Tonight's clients include a thirty-year Williamsburg local with a Carhartt work shirt ("I want  a sharp crease right down the middle") and a girl with a schoolgirl miniskirt (Jamie uses a cross-handed technique to pin down the pleats) but, alas, no underwear.

Jamie approaches a British tourist in a wrinkled chambray shirt and touches her lightly on the arm (as he is wont to do). “You look like you could use an iron,” he says. She seems affronted at first, but Jamie works his charm, and a few moments later her shirt is on the board, her headphones are on, and she and Jamie are bopping their heads to John Coltrane. “When I first came in I was like, ‘Who is this guy telling me to iron my shirt?’ Now look at me,” she says. “This is a nice memory for me. This is the way to be warm in New York.”

Thursday, January 5, 2017

SOUND: Guitars made of wood from the "bones" of old New York City

Every weekend, no matter the weather, Rick Kelly bikes across the George Washington Bridge to the Palisades to see the trees. “I love the trees,” he says. “The trees speak to you.” When he gets back to Manhattan, he usually swings by McSorley’s Old Ale House for a pint. Rick has had his his eye on McSorley’s wood for a while now. He knows that hidden in its grains is not only history but music waiting to be released.

Rick makes guitars made of wood reclaimed from “the bones of New York,” as he always phrases it. He calls these limited-edition instruments Bowery Guitars. His first New York City guitar was made from wood from Jim Jarmusch’s loft; clients have included Lou Reed, Patti Smith, and Bob Dylan, among others he’s too modest to name-drop. The shelves of his storefront and workshop, which occupies the converted backyard of an 1827 speakeasy on Carmine Street, are stacked with beams etched with their provenance, a veritable wooden library of New York landmarks.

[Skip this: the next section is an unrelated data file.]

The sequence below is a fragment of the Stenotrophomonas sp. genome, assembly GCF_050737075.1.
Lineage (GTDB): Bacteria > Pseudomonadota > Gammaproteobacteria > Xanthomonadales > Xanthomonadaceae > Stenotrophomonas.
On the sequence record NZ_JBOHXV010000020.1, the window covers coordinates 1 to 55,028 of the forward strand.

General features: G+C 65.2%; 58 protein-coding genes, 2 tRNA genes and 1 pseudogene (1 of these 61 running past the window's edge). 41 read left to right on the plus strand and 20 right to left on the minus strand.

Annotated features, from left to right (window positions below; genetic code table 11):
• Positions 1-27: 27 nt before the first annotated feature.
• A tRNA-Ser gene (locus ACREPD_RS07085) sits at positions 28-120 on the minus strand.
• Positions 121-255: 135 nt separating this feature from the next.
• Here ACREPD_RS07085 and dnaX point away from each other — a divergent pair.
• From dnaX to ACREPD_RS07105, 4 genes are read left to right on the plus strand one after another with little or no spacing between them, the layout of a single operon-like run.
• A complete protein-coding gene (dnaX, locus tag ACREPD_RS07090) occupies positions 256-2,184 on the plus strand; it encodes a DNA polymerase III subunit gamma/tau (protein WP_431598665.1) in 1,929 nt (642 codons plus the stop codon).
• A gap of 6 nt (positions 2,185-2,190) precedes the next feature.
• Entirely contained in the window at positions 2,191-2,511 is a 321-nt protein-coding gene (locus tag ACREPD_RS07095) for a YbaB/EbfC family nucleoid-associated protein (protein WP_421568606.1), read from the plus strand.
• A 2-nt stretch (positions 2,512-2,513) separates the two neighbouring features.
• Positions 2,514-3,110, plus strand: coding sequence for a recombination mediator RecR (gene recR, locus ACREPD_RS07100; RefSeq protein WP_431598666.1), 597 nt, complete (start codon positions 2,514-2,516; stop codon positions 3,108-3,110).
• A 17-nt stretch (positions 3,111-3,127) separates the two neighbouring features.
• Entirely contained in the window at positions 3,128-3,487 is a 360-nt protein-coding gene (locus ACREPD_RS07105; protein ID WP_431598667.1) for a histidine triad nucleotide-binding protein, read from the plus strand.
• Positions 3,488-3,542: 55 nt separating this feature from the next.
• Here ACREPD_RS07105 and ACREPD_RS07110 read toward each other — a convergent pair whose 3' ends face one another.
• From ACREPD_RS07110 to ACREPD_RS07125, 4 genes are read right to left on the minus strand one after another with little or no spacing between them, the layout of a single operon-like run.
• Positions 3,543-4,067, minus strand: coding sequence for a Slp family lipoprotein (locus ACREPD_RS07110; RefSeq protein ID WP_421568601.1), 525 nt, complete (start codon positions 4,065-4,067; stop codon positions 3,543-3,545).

Rick likes to ruminate on how much of the city—from roof rafters to floor joists—is built from “the king’s wood”: during the Revolutionary War, King George put a claim on East Coast virgin white pine forests to use for masts of his navy’s ships, as there were no native pine forests in Britain. The wood from those same forests was eventually brought on barges down the Hudson to build New York City, and it still hides in the frames of some of its oldest buildings.

The King’s Woods; image from http://www.ableebenezer.com/
As Rick discovered, “the king’s wood” is perfect not only for masts but for musical instruments. As the pine ages, its resins settle and create different resonances. Most of his guitars are modeled on 1950s Fenders, and the aged wood makes a new guitar sound almost like a vintage instrument: “Like a best-loved pair of jeans, it already feels loved and worn-in.” 

But perhaps more important, each guitar’s tone embodies the character of the building it’s made from. If you listen, maybe you can hear bacchanalian soirees in wood from the Chelsea Hotel, or incantations in the charred beams from the Serbian Orthodox Church that burned down in 2016. Wood from the bell tower of Trinity Church, taken down after September 11 because of heat damage, contains 160 years of ringing bells—and perhaps also resonances of that day of disaster. Imperfections—nail holes, knots, gouges, burn marks—only add to each guitar's patina.

On the morning I visit, he’s working on a guitar made from Chumley’s wood—the same model he made for Bob Dylan, who allegedly asked if his instrument contained dregs of all the beer he spilled on the legendary speakeasy’s floors over the years. Rick says Chumley’s wood always “has that smell, you know when you walk by a bar? Like stale booze.” In a fairly typical acquisition scheme, he acquired the wood one night as he was walking past the bar’s hidden entrance and saw construction workers gutting the building and throwing the old beams into a Dumpster. These days, he often gets tips in advance, but part of the adventure is always stumbling into history as it’s being cast aside.